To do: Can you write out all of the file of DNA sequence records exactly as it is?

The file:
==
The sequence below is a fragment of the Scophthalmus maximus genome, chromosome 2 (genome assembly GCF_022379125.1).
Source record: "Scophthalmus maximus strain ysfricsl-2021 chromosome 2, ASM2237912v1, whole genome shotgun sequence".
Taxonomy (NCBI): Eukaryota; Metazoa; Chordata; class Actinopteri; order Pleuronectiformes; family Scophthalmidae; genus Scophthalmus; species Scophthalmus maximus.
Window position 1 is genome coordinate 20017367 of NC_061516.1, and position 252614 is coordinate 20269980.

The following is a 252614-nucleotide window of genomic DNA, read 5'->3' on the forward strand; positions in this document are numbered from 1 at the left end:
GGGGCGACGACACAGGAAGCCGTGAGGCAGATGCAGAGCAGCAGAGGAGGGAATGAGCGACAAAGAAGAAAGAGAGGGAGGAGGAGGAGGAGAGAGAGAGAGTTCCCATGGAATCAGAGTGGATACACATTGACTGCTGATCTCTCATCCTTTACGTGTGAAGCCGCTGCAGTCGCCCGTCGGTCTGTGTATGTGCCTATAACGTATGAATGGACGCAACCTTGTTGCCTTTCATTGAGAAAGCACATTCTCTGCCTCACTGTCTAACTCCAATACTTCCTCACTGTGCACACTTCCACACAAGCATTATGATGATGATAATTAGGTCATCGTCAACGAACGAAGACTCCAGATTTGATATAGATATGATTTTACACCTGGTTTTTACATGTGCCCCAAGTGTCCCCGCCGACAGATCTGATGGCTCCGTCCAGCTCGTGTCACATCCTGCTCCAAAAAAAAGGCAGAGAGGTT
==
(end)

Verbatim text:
The sequence below is a fragment of the Scophthalmus maximus genome, chromosome 2 (genome assembly GCF_022379125.1).
Source record: "Scophthalmus maximus strain ysfricsl-2021 chromosome 2, ASM2237912v1, whole genome shotgun sequence".
Taxonomy (NCBI): Eukaryota; Metazoa; Chordata; class Actinopteri; order Pleuronectiformes; family Scophthalmidae; genus Scophthalmus; species Scophthalmus maximus.
Window position 1 is genome coordinate 20017367 of NC_061516.1, and position 252614 is coordinate 20269980.

The following is a 252614-nucleotide window of genomic DNA, read 5'->3' on the forward strand; positions in this document are numbered from 1 at the left end:
GGGGCGACGACACAGGAAGCCGTGAGGCAGATGCAGAGCAGCAGAGGAGGGAATGAGCGACAAAGAAGAAAGAGAGGGAGGAGGAGGAGGAGAGAGAGAGAGTTCCCATGGAATCAGAGTGGATACACATTGACTGCTGATCTCTCATCCTTTACGTGTGAAGCCGCTGCAGTCGCCCGTCGGTCTGTGTATGTGCCTATAACGTATGAATGGACGCAACCTTGTTGCCTTTCATTGAGAAAGCACATTCTCTGCCTCACTGTCTAACTCCAATACTTCCTCACTGTGCACACTTCCACACAAGCATTATGATGATGATAATTAGGTCATCGTCAACGAACGAAGACTCCAGATTTGATATAGATATGATTTTACACCTGGTTTTTACATGTGCCCCAAGTGTCCCCGCCGACAGATCTGATGGCTCCGTCCAGCTCGTGTCACATCCTGCTCCAAAAAAAAGGCAGAGAGGTT